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Understanding the real capabilities of unsupervised machine learning Posted on Dec 07 - 2017

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“Hey, Siri. What is the capital of New York?” We all know what happens next — Siri provides the answer. How Siri knows the correct answer is not a mystery (we have the internet to thank for that), but what is more interesting is the fact that Siri is able to understand the question at all.

Siri can understand and respond to human speech for the same reason Facebook knows which friend to tag in a photo before you even type their name. This “knowledge” is a technology called machine learning.

Trained machine learning

There are two types of machine learning: trained and untrained. Most of us experience trained, or supervised, machine learning in our everyday lives, from weather forecasts and sports outcome predictions to Siri and Facebook. These examples are considered trained machine learning because they require input and output data.

Trained machine learning forms either a classification or a regression. A classification is when the machine predicts discrete responses, such as whether an email is spam or legitimate. After enough instances of manual distinction, the machine begins to learn. It uses the information it has collected over time (input data) to determine the outcome, which must fall among the output data.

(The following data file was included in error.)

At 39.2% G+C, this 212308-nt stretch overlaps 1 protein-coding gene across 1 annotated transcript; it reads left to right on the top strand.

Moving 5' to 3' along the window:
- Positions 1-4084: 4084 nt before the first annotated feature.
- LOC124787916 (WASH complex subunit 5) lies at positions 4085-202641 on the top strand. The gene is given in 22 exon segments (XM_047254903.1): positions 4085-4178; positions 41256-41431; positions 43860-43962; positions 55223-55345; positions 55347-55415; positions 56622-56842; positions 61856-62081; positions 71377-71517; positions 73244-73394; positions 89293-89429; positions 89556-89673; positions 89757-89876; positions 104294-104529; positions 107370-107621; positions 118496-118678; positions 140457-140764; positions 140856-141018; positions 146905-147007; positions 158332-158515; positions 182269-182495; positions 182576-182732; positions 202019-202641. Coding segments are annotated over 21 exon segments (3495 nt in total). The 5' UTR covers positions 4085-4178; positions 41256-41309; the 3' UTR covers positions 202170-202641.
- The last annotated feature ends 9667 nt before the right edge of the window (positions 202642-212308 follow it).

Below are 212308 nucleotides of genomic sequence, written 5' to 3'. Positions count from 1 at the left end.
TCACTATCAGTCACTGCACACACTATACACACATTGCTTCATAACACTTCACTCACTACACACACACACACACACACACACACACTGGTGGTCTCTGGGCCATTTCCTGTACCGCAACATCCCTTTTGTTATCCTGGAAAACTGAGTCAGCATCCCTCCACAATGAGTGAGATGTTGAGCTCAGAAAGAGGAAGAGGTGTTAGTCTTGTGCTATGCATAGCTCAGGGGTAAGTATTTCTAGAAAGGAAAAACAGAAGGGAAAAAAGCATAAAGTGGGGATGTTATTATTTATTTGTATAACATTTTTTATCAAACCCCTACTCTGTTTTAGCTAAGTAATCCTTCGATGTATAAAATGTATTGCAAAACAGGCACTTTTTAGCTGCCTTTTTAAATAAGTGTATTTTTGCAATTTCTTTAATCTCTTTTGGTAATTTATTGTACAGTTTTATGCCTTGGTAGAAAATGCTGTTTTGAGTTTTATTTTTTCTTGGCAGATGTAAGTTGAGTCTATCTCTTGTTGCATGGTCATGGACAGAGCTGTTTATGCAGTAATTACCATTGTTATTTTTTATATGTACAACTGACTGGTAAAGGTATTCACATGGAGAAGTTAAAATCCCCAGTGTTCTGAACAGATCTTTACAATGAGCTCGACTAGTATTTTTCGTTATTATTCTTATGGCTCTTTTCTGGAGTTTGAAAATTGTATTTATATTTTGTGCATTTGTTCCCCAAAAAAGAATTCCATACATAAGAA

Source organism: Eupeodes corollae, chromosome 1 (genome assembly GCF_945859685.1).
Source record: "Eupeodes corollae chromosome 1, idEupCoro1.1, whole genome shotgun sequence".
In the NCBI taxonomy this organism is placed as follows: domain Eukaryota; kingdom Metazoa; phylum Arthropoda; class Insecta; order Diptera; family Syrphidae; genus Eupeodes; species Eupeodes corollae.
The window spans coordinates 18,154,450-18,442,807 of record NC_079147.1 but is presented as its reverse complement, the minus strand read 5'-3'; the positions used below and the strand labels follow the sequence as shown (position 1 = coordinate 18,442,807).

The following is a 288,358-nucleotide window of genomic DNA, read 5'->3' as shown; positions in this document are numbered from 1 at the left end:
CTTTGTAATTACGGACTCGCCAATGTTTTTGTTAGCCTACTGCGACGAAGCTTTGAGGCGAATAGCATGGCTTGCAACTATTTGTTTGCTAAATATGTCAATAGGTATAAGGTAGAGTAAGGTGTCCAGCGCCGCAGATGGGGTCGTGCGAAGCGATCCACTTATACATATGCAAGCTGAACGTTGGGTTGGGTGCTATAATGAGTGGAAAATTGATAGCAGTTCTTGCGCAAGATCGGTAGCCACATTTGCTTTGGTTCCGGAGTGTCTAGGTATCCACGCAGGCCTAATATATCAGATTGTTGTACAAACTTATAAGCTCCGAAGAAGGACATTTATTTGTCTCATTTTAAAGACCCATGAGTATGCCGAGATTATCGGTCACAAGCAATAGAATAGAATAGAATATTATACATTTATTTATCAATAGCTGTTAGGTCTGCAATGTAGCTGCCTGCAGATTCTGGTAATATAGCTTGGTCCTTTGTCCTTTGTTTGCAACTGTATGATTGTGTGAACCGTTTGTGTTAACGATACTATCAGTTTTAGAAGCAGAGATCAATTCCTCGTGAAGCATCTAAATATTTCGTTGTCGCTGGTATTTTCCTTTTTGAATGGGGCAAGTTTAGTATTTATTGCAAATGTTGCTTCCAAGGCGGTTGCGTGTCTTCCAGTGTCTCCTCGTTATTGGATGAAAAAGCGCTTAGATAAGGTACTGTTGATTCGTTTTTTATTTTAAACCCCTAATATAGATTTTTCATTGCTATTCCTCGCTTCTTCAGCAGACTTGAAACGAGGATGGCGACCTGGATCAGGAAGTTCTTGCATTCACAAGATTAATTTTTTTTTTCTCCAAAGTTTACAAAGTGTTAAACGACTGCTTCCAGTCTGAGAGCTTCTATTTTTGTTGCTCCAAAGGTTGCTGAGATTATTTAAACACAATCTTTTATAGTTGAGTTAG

A regression is when the machine predicts continuous responses. We see this form of trained machine learning through stock market predictions. Imagine you were asked to determine the missing number in this sequence: 3-9, 4-16, 5-25, 8-? — what would you say? Your answer would likely be 64, and if so, you would be correct. It’s safe to assume you came to that conclusion by studying the sequence and recognizing that each number was followed by its perfect square. You determined the outcome by studying a sequence and identifying a pattern.

In the case of both classification and regression, the machine uses input data to determine the output, which must fall among the provided output data.

For a more relatable example, let’s look at the way Facebook suggests users to tag in your photos. Facebook does not know what you nor your friends look like; it simply collects data from previously tagged photos and “learns,” by repetition, how to identify each person. The more photos someone is tagged in, the more likely Facebook is to make an accurate suggestion. The more input data a machine is fed, the more accurate the outcomes it can deliver. View More

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